Climate scientists say they may be able to rule out the worst-case scenarios — and the best ones
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U.S. says snow-loving lynx no longer need special protection 12.1.2018 Minnesota Public Radio: Law & Justice
The U.S. Fish and Wildlife Service said it will begin drafting a rule to revoke the lynx's threatened species status. But some scientists warn climate change could reduce the animals' habitat.
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An unlikely climate crusade in Trump country 12.1.2018 Washington Post: Op-Eds
An unlikely climate crusade in Trump country
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We know which parts of California are prone to mudslides and fires. It's time for residents to abandon them. 11.1.2018 LA Times: Commentary

To the editor: Climate change may be lengthening the Southern California fire season, but heavy rains that follow fires that then result in mudslides are a longtime fact of our geography. (“Sudden, unstoppable and deadly: Mudslides bring destruction with nowhere to hide,” Jan. 10)

The New Yorker...

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How to save the ‘tropical rainforests’ of the ocean 10.1.2018 Washington Post: Op-Eds
How to save the ‘tropical rainforests’ of the ocean
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The Interior Department Has Cleared the Way for Energy Developers to Destroy Natural Habitats 6.1.2018 Mother Jones
This story was originally published by High Country News and is reproduced here as part of the Climate Desk collaboration. Just before Christmas, the Interior Department quietly rescinded an array of policies designed to elevate climate change and conservation in decisions on managing public lands, waters and wildlife. Order 3360, signed by Deputy Secretary David Bernhardt, explains […]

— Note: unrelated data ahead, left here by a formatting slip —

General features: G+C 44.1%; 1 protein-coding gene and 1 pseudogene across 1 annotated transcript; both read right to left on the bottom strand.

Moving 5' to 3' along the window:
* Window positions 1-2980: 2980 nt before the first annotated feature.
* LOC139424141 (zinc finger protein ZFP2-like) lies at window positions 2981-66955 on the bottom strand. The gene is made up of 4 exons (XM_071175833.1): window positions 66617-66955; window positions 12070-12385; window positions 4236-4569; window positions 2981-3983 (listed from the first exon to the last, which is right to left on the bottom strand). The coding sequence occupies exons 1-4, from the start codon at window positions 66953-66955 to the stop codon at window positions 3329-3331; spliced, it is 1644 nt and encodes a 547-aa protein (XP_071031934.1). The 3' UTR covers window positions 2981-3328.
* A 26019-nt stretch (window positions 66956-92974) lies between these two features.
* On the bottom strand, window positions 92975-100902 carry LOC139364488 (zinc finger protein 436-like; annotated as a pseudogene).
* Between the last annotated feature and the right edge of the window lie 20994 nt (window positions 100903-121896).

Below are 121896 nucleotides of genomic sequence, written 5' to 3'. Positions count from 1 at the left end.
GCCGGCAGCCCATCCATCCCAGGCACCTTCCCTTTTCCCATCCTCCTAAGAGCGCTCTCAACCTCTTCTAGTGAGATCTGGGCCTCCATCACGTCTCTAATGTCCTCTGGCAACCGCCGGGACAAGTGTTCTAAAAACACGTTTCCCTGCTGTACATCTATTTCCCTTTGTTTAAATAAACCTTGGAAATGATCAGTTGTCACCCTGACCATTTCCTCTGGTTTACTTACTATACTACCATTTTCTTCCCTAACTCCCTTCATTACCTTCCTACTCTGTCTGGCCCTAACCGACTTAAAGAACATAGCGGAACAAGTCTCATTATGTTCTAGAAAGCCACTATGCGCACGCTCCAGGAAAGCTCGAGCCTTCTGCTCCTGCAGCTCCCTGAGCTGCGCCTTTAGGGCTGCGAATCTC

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At age 16, A Maryland student is working with NASA on a serious project 1.1.2018 Washington Post
At age 16, A Maryland student is working with NASA on a serious project
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These 16 Major Environmental Protections Were Cut in 2017 31.12.2017 Mother Jones
This story was originally published by High Country News and is reproduced here as part of the Climate Desk collaboration. President Donald Trump has spent the past year steadily undoing Obama-era environmental protections, especially rules designed to fight climate change. By law, agencies must go through a lengthy process to rescind or rewrite many rules, but executive orders and […]
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Scientists set out to explore the Arctic’s fabled waters. But they could also alter its future. 22.12.2017 Washington Post
The researchers examining the icy waters of the Northwest Passage faced a dilemma: By mapping the region that’s only now becoming navigable because of climate change, they are helping to eventually facilitate more tourism and shipping, which could damage the pristine environment.